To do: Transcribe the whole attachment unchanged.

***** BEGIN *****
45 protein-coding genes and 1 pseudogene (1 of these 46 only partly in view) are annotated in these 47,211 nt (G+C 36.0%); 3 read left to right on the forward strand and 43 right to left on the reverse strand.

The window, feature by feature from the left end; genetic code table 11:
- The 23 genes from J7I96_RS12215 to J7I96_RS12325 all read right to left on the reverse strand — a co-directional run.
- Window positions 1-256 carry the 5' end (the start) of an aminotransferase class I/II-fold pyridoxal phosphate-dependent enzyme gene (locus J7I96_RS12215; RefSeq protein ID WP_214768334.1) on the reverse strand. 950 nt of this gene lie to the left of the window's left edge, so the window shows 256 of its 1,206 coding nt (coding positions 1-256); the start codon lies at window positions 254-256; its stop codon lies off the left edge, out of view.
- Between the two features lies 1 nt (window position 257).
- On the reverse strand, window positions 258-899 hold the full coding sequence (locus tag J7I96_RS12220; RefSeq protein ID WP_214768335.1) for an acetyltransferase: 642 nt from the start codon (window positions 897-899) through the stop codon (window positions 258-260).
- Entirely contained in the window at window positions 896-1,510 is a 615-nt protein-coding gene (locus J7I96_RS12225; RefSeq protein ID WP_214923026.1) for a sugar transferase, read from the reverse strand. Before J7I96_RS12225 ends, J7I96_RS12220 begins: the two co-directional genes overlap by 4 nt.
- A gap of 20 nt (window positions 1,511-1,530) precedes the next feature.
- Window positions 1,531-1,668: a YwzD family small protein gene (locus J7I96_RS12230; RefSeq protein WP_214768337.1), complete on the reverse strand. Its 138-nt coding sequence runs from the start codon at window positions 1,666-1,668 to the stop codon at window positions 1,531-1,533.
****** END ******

45 protein-coding genes and 1 pseudogene (1 of these 46 only partly in view) are annotated in these 47,211 nt (G+C 36.0%); 3 read left to right on the forward strand and 43 right to left on the reverse strand.

The window, feature by feature from the left end; genetic code table 11:
- The 23 genes from J7I96_RS12215 to J7I96_RS12325 all read right to left on the reverse strand — a co-directional run.
- Window positions 1-256 carry the 5' end (the start) of an aminotransferase class I/II-fold pyridoxal phosphate-dependent enzyme gene (locus J7I96_RS12215; RefSeq protein ID WP_214768334.1) on the reverse strand. 950 nt of this gene lie to the left of the window's left edge, so the window shows 256 of its 1,206 coding nt (coding positions 1-256); the start codon lies at window positions 254-256; its stop codon lies off the left edge, out of view.
- Between the two features lies 1 nt (window position 257).
- On the reverse strand, window positions 258-899 hold the full coding sequence (locus tag J7I96_RS12220; RefSeq protein ID WP_214768335.1) for an acetyltransferase: 642 nt from the start codon (window positions 897-899) through the stop codon (window positions 258-260).
- Entirely contained in the window at window positions 896-1,510 is a 615-nt protein-coding gene (locus J7I96_RS12225; RefSeq protein ID WP_214923026.1) for a sugar transferase, read from the reverse strand. Before J7I96_RS12225 ends, J7I96_RS12220 begins: the two co-directional genes overlap by 4 nt.
- A gap of 20 nt (window positions 1,511-1,530) precedes the next feature.
- Window positions 1,531-1,668: a YwzD family small protein gene (locus J7I96_RS12230; RefSeq protein WP_214768337.1), complete on the reverse strand. Its 138-nt coding sequence runs from the start codon at window positions 1,666-1,668 to the stop codon at window positions 1,531-1,533.